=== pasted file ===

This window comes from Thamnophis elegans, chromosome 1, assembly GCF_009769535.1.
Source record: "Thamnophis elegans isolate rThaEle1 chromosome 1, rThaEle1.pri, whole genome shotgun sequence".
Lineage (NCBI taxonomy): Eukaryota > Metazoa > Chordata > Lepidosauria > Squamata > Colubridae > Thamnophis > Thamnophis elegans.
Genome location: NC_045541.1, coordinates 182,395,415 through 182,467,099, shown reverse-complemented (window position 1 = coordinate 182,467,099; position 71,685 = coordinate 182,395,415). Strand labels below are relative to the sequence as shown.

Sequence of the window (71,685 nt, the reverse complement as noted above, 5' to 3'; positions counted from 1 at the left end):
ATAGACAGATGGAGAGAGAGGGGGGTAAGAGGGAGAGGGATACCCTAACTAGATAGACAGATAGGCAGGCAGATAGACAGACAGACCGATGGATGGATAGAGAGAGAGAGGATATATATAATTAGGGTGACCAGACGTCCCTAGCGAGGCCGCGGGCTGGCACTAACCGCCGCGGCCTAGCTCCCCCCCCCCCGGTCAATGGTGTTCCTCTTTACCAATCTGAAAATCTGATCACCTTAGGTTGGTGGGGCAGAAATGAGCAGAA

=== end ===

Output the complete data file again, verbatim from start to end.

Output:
This window comes from Thamnophis elegans, chromosome 1, assembly GCF_009769535.1.
Source record: "Thamnophis elegans isolate rThaEle1 chromosome 1, rThaEle1.pri, whole genome shotgun sequence".
Lineage (NCBI taxonomy): Eukaryota > Metazoa > Chordata > Lepidosauria > Squamata > Colubridae > Thamnophis > Thamnophis elegans.
Genome location: NC_045541.1, coordinates 182,395,415 through 182,467,099, shown reverse-complemented (window position 1 = coordinate 182,467,099; position 71,685 = coordinate 182,395,415). Strand labels below are relative to the sequence as shown.

Sequence of the window (71,685 nt, the reverse complement as noted above, 5' to 3'; positions counted from 1 at the left end):
ATAGACAGATGGAGAGAGAGGGGGGTAAGAGGGAGAGGGATACCCTAACTAGATAGACAGATAGGCAGGCAGATAGACAGACAGACCGATGGATGGATAGAGAGAGAGAGGATATATATAATTAGGGTGACCAGACGTCCCTAGCGAGGCCGCGGGCTGGCACTAACCGCCGCGGCCTAGCTCCCCCCCCCCCGGTCAATGGTGTTCCTCTTTACCAATCTGAAAATCTGATCACCTTAGGTTGGTGGGGCAGAAATGAGCAGAA